There is always some discussion regarding European spec, especially the 365/GTB4 "A' spec engine. European cars have a different, I believe, less restrictive exhaust system. However in The Ferrari Daytona, Gerald Roush and Pat Braden state that to their knowledge there is nothing different regarding the "A" spec engine. They believe the spec was to be a Euro spec car with pop up headlights which all Euro cars had after approximately 1970/1971. I would like to hear some other comments on the "A" spec and Euro Daytona's. I am guessing that the less restrictive and lighter exhaust may make them a little faster.
By the way, the definitive book on the Daytona is The Ferrari Daytona by Gerald Roush and Pat Braden. Out of print for some years now, however, it does turn up on Amazon.com or e-bay every once and a while. If you are seriously considering a Daytona spend a couple of hundred and buy the book.
So what makes this car so desirable? Would I rather have a 275GTB, well yes, but is it worth twice the price, well not in my opinion. Is the Boxer just as fast, better handling and racier looking, well yes. Yet there is just something about the combination of looks, GT drivability and V12 song that makes these cars very desirable. Maybe Road and Track said it best in their review of the car. And I am going to paraphrase and take some literary license here. These cars may not be the most exotic, best looking, or best performing but taken together they have to be arguably one of the best sports and GT cars ever produced.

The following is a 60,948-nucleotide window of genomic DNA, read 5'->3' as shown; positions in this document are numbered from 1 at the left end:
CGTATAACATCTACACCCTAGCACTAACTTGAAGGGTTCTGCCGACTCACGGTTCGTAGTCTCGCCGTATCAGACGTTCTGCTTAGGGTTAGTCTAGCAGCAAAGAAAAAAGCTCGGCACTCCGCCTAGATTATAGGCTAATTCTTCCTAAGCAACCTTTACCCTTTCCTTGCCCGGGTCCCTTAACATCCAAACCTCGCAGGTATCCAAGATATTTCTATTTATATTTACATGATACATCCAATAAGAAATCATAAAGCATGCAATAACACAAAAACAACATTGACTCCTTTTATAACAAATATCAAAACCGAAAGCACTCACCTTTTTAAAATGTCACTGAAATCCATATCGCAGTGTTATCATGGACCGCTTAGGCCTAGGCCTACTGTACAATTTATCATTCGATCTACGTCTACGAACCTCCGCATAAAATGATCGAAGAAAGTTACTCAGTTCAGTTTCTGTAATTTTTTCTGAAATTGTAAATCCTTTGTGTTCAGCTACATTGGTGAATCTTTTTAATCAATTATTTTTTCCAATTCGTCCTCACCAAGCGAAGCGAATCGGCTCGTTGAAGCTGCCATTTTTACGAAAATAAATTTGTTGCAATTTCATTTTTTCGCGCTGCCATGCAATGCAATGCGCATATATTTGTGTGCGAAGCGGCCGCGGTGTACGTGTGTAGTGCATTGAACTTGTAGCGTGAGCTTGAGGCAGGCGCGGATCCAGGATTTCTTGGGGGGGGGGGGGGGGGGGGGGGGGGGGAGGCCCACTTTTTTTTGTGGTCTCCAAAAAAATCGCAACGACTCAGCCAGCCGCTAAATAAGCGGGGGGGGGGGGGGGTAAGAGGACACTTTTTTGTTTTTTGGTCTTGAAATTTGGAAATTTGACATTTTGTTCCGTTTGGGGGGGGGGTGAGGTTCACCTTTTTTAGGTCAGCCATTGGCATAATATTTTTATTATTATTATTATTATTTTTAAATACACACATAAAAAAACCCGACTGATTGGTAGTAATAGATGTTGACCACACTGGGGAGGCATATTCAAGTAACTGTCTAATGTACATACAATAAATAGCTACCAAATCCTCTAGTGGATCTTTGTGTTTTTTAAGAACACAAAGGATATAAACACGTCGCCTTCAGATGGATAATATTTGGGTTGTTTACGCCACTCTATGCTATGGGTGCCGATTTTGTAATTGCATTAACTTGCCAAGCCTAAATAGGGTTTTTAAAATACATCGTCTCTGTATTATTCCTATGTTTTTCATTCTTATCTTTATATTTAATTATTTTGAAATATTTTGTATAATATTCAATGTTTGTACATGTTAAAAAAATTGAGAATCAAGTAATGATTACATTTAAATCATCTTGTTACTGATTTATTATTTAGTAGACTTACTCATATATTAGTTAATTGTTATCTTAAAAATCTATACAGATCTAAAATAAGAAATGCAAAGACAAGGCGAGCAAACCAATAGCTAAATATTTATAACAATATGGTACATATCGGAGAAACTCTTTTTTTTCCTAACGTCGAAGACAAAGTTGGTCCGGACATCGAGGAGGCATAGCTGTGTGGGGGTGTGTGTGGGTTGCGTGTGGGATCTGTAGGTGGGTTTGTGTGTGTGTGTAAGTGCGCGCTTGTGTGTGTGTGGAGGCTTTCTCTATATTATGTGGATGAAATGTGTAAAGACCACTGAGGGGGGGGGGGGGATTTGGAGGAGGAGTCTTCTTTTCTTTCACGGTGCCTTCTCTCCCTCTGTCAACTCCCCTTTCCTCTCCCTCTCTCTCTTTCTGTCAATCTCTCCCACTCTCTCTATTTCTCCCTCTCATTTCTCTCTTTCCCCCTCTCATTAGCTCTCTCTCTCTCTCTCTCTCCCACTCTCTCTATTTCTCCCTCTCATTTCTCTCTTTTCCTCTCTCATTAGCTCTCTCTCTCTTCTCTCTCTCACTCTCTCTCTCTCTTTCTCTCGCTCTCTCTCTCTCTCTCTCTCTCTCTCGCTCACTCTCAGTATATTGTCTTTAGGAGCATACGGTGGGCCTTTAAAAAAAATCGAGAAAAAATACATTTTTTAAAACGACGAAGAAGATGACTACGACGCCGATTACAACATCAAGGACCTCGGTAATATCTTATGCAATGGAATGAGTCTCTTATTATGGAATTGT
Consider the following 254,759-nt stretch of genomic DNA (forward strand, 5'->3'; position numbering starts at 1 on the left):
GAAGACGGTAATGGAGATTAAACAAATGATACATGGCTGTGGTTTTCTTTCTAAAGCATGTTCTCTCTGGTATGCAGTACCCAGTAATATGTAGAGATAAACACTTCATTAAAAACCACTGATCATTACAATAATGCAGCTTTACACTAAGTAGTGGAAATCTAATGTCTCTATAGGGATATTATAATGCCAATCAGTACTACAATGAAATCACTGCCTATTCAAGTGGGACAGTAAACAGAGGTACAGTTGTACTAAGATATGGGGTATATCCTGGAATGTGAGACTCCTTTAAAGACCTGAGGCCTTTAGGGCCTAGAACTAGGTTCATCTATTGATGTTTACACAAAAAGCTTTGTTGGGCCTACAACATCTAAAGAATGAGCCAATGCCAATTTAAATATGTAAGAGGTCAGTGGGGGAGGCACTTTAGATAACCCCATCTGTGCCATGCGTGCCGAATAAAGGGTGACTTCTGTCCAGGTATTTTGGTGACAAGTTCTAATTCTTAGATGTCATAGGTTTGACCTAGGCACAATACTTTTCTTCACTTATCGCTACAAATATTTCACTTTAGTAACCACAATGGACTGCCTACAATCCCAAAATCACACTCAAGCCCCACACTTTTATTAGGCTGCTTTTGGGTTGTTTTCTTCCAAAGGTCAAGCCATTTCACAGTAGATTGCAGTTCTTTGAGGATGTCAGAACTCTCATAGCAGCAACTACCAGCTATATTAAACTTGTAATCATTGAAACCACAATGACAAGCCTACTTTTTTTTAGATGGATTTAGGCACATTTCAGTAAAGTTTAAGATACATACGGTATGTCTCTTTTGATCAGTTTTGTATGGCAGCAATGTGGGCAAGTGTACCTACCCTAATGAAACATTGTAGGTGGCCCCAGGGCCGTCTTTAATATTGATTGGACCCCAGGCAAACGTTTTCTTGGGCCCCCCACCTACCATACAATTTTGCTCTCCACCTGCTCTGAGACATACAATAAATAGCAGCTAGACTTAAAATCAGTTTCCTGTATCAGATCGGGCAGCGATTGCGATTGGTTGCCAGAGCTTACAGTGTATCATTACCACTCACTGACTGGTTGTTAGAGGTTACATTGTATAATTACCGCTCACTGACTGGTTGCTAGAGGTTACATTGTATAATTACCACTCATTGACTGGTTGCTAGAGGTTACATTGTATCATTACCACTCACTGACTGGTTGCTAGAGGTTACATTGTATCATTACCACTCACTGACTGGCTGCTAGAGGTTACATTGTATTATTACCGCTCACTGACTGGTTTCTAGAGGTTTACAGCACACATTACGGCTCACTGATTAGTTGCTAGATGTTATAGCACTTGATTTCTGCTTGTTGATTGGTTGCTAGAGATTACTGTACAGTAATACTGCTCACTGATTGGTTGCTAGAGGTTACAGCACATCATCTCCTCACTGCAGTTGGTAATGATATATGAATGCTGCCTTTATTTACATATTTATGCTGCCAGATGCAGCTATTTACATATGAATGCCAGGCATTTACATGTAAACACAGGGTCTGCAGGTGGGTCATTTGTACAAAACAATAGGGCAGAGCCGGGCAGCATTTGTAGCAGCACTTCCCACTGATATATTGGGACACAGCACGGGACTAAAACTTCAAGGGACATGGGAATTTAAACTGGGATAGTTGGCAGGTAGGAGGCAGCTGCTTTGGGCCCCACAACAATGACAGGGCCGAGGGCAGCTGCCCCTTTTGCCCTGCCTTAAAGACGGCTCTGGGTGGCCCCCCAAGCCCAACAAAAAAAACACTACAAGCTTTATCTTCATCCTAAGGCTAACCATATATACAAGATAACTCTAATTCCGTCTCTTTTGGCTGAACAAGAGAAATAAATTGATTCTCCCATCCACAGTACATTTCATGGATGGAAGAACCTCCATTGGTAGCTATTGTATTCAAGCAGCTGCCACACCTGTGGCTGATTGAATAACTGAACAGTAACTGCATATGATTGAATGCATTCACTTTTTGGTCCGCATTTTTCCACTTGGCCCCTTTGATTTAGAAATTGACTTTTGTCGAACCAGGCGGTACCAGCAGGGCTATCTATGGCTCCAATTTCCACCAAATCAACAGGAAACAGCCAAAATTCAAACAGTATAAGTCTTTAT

Daytonas are not for long hauls during the summer or during the winter. Neither the heater nor the A/C are worth much. It is a great car to drive in the fall and spring, with the windows down. The sound of the V-12 engine is intoxicating. The power is awesome, but be sure to be pointing the car straight ahead when you punch the accelerator...it is quite difficult to drive as the steering is indeed heavy and for my liking doesnt lighten up until you get up in speed.